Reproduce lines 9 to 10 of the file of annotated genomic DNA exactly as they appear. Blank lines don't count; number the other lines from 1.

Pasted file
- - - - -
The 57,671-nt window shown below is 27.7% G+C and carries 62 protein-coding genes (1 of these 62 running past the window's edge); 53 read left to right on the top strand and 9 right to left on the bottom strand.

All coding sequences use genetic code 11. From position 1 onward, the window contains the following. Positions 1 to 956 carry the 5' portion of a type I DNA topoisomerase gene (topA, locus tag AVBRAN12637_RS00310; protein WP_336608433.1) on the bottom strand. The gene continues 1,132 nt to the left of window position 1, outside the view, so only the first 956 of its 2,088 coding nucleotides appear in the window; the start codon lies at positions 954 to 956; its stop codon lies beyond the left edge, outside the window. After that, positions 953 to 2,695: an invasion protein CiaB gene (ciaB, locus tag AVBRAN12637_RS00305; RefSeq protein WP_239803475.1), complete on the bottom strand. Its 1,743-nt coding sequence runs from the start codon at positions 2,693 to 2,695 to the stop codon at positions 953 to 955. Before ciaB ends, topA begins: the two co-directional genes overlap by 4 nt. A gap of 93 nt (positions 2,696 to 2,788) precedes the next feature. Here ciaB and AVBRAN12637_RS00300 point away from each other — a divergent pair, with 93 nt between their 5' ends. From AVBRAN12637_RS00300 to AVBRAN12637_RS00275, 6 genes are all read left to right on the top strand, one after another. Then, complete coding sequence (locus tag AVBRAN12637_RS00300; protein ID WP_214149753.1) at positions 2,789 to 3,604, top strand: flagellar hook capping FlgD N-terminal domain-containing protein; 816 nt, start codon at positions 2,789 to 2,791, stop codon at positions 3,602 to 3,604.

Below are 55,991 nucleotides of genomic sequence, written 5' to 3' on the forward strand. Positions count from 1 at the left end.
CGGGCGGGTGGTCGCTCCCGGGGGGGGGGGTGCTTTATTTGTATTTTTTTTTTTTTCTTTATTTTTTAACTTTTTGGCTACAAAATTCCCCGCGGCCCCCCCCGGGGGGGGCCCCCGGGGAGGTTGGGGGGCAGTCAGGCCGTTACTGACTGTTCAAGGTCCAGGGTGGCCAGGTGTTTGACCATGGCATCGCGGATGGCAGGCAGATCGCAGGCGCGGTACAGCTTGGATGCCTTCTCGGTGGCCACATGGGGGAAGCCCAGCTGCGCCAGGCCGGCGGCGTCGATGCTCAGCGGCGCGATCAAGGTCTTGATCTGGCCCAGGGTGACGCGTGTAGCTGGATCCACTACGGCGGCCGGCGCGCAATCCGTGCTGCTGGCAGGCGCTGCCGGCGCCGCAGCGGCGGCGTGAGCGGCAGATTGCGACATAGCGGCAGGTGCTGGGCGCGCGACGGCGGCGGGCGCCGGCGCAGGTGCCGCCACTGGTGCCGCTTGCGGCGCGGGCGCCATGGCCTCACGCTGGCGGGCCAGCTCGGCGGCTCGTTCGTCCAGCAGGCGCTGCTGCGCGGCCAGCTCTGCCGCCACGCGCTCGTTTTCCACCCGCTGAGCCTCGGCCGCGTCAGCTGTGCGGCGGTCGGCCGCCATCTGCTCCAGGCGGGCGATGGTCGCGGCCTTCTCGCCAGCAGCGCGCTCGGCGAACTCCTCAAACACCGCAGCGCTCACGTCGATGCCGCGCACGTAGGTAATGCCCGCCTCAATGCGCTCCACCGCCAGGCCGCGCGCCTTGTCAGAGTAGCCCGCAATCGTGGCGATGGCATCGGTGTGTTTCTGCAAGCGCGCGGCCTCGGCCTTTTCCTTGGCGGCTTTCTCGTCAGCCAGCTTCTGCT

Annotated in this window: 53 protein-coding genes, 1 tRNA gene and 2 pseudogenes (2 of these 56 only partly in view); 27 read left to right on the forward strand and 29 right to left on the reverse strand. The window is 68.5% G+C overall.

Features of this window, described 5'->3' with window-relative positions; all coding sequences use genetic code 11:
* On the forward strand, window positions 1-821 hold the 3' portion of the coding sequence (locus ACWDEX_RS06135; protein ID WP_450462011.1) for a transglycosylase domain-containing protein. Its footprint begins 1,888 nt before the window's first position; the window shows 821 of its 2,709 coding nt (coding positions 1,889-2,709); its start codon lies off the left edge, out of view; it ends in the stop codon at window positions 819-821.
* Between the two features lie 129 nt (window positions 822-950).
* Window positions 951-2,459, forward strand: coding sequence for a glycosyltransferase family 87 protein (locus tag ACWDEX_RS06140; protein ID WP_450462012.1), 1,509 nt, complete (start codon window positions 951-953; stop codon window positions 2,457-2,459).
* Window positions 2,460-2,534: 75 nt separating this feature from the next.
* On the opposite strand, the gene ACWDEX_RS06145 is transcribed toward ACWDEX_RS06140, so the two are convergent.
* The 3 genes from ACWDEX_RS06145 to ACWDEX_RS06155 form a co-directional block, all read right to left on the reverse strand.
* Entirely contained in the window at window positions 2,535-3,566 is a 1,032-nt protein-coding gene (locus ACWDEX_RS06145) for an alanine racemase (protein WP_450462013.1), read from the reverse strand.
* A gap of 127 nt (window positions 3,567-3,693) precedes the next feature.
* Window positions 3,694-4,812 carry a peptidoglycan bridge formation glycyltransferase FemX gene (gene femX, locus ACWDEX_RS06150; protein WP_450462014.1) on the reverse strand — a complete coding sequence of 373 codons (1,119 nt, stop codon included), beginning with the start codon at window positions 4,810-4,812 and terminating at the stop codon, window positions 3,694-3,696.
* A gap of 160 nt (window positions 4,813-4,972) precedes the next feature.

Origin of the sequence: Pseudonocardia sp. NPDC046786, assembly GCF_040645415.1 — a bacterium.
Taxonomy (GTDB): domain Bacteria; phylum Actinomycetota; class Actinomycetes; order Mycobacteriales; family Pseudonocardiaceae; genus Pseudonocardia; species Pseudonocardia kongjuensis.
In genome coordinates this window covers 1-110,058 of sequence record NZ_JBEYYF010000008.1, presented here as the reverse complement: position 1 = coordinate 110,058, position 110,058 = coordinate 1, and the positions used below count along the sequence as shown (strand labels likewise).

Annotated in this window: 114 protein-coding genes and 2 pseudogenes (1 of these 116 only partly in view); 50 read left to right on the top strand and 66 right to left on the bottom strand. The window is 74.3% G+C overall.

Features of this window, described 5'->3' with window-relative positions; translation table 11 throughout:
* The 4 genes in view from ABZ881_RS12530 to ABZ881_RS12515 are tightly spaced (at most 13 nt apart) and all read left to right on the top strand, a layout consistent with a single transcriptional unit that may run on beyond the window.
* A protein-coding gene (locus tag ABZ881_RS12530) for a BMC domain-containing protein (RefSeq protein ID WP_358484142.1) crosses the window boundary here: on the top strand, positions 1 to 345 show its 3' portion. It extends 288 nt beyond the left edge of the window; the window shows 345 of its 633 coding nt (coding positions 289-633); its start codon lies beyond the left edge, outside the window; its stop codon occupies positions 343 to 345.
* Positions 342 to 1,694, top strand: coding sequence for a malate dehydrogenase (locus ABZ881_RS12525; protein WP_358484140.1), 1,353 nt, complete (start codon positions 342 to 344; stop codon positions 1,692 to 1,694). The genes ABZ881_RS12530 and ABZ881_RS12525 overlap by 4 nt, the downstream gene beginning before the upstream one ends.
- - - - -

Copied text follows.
* Window positions 951-2,459, forward strand: coding sequence for a glycosyltransferase family 87 protein (locus tag ACWDEX_RS06140; protein ID WP_450462012.1), 1,509 nt, complete (start codon window positions 951-953; stop codon window positions 2,457-2,459).
* Window positions 2,460-2,534: 75 nt separating this feature from the next.